On a recent rainy morning, motivated by having more work due than I cared to contemplate, I gathered the raw ingredients for several bouquets. The plan was to compose one big bouquet for the opening night of Museo Gallery's fabulous Metal Invitational show, and several small, fragrant arrangements for the house and yoga studio.
Luckily, I had armloads of lilacs, thanks to a neighbor who let me cut from her blossom-heavy shrub along the sidewalk. I bought the parrot tulips, and picked the euphorbia and the last narcissus out of the garden. The dark, dissected peony foliage is from a branch that fortuitously broke off in the rain.
As with any creative endeavor, there's waste involved in bouquet-making - it's always hard to know what you'll really need until you get into any project. As with cooking, you start by assembling an abundance of fresh ingredients to choose from; with flowers this includes an assortment of vases and a pair of sharp clippers...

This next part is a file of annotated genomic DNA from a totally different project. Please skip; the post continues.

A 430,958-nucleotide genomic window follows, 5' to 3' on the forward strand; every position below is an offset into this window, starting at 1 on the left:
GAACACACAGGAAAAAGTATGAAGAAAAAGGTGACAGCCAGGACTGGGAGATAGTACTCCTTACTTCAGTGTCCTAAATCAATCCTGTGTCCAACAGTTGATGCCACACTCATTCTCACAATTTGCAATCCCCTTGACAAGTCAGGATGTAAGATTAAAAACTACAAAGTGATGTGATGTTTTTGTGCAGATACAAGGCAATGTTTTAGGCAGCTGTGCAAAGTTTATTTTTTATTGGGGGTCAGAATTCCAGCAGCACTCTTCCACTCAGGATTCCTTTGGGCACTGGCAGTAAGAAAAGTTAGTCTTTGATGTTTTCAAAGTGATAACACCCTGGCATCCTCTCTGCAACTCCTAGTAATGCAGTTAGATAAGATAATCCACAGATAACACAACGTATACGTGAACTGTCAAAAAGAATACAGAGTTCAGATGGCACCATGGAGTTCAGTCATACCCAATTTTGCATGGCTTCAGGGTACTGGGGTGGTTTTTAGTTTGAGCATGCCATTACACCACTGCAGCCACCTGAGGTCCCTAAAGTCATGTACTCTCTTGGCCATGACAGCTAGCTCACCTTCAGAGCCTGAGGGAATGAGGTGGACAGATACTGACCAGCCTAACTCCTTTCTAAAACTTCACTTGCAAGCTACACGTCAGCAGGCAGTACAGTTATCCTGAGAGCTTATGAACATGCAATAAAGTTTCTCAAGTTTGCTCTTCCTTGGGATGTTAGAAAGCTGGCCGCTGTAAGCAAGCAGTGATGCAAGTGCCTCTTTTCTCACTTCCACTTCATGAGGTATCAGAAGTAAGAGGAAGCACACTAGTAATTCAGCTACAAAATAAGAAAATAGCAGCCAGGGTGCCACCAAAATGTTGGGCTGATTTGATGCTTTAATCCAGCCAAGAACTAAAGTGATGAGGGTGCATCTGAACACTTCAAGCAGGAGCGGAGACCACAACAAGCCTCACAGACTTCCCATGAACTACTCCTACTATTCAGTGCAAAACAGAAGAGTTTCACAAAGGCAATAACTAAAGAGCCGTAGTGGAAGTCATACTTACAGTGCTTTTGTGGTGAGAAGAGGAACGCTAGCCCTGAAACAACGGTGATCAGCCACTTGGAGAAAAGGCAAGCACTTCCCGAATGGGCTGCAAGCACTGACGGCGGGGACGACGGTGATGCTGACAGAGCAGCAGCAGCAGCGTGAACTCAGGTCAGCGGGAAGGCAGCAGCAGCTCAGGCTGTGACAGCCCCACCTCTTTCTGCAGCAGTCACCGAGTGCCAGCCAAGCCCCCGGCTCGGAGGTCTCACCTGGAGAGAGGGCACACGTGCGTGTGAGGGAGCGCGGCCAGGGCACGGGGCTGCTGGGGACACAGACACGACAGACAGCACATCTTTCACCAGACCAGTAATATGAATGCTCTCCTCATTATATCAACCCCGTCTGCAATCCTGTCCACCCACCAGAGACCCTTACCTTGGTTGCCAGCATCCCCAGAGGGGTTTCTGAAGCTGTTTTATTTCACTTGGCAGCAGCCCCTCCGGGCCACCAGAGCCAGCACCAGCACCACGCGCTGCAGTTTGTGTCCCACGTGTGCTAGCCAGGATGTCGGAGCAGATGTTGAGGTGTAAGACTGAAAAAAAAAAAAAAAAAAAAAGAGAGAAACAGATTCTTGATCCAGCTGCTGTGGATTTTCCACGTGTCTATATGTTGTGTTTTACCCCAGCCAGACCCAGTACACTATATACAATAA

With this many possibilities to mess around with, I was able to procrastinate on my writing for a pleasant hour or two....It was a challenge to create a bouquet for an art show featuring metal pieces (it's a fabulous show that includes tansu, neon and cool garden cages; use it as an excuse to visit Langley this month).
I figured anything too frilly, light, ephemeral, or fluffy would get lost amidst all the heavy metal...so I chose a big, heavy vase and loaded it up...with the dark peony foliage (from 'Kopper Kettle') around the bottom to play up the tulips and tie all the various colors to the vase.
There were enough raw ingredients left over, a few lilacs and tulips, and all the narcissus (which looked too pale and ephemeral to suit the the beefier bouquet) for a trio of bouquets to scent the house and the yoga studio.